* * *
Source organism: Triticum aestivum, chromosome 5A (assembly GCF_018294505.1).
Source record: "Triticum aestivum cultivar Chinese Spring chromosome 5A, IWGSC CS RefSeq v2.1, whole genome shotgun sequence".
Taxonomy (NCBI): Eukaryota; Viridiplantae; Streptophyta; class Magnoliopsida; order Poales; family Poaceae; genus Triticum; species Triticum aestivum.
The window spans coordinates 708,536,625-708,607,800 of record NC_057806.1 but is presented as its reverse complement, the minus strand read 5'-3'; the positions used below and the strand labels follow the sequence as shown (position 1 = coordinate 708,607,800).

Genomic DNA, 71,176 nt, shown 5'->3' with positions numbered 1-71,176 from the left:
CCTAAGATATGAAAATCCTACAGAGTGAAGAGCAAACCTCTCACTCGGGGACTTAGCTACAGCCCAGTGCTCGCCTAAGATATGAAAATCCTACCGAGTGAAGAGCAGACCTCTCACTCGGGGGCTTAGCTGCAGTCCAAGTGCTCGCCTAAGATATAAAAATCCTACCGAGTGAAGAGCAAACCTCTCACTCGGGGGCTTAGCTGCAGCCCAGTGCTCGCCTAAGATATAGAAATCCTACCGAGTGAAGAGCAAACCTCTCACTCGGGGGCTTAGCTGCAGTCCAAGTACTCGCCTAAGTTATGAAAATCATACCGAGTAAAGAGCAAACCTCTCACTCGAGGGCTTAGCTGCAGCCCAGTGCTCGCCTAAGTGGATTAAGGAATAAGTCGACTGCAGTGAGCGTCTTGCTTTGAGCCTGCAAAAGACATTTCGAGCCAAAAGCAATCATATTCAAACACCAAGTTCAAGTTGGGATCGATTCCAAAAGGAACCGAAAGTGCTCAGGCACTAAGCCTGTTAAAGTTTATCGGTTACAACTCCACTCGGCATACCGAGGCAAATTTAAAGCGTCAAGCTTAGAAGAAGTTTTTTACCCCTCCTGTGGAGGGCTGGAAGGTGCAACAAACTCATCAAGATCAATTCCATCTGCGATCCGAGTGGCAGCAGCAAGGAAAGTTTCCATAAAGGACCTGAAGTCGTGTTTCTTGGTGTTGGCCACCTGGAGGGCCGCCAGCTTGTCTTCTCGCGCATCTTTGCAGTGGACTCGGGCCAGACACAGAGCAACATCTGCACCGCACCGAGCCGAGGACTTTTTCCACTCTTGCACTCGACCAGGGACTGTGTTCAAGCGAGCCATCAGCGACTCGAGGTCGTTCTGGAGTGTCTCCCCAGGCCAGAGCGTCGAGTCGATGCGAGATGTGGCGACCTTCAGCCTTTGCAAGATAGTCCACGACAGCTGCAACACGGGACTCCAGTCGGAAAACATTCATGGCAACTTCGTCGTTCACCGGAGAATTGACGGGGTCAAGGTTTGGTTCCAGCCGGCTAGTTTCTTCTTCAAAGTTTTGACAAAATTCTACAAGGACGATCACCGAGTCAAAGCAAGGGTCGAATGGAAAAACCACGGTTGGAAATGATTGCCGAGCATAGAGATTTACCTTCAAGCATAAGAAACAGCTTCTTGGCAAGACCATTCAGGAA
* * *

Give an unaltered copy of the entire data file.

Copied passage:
Source organism: Triticum aestivum, chromosome 5A (assembly GCF_018294505.1).
Source record: "Triticum aestivum cultivar Chinese Spring chromosome 5A, IWGSC CS RefSeq v2.1, whole genome shotgun sequence".
Taxonomy (NCBI): Eukaryota; Viridiplantae; Streptophyta; class Magnoliopsida; order Poales; family Poaceae; genus Triticum; species Triticum aestivum.
The window spans coordinates 708,536,625-708,607,800 of record NC_057806.1 but is presented as its reverse complement, the minus strand read 5'-3'; the positions used below and the strand labels follow the sequence as shown (position 1 = coordinate 708,607,800).

Genomic DNA, 71,176 nt, shown 5'->3' with positions numbered 1-71,176 from the left:
CCTAAGATATGAAAATCCTACAGAGTGAAGAGCAAACCTCTCACTCGGGGACTTAGCTACAGCCCAGTGCTCGCCTAAGATATGAAAATCCTACCGAGTGAAGAGCAGACCTCTCACTCGGGGGCTTAGCTGCAGTCCAAGTGCTCGCCTAAGATATAAAAATCCTACCGAGTGAAGAGCAAACCTCTCACTCGGGGGCTTAGCTGCAGCCCAGTGCTCGCCTAAGATATAGAAATCCTACCGAGTGAAGAGCAAACCTCTCACTCGGGGGCTTAGCTGCAGTCCAAGTACTCGCCTAAGTTATGAAAATCATACCGAGTAAAGAGCAAACCTCTCACTCGAGGGCTTAGCTGCAGCCCAGTGCTCGCCTAAGTGGATTAAGGAATAAGTCGACTGCAGTGAGCGTCTTGCTTTGAGCCTGCAAAAGACATTTCGAGCCAAAAGCAATCATATTCAAACACCAAGTTCAAGTTGGGATCGATTCCAAAAGGAACCGAAAGTGCTCAGGCACTAAGCCTGTTAAAGTTTATCGGTTACAACTCCACTCGGCATACCGAGGCAAATTTAAAGCGTCAAGCTTAGAAGAAGTTTTTTACCCCTCCTGTGGAGGGCTGGAAGGTGCAACAAACTCATCAAGATCAATTCCATCTGCGATCCGAGTGGCAGCAGCAAGGAAAGTTTCCATAAAGGACCTGAAGTCGTGTTTCTTGGTGTTGGCCACCTGGAGGGCCGCCAGCTTGTCTTCTCGCGCATCTTTGCAGTGGACTCGGGCCAGACACAGAGCAACATCTGCACCGCACCGAGCCGAGGACTTTTTCCACTCTTGCACTCGACCAGGGACTGTGTTCAAGCGAGCCATCAGCGACTCGAGGTCGTTCTGGAGTGTCTCCCCAGGCCAGAGCGTCGAGTCGATGCGAGATGTGGCGACCTTCAGCCTTTGCAAGATAGTCCACGACAGCTGCAACACGGGACTCCAGTCGGAAAACATTCATGGCAACTTCGTCGTTCACCGGAGAATTGACGGGGTCAAGGTTTGGTTCCAGCCGGCTAGTTTCTTCTTCAAAGTTTTGACAAAATTCTACAAGGACGATCACCGAGTCAAAGCAAGGGTCGAATGGAAAAACCACGGTTGGAAATGATTGCCGAGCATAGAGATTTACCTTCAAGCATAAGAAACAGCTTCTTGGCAAGACCATTCAGGAA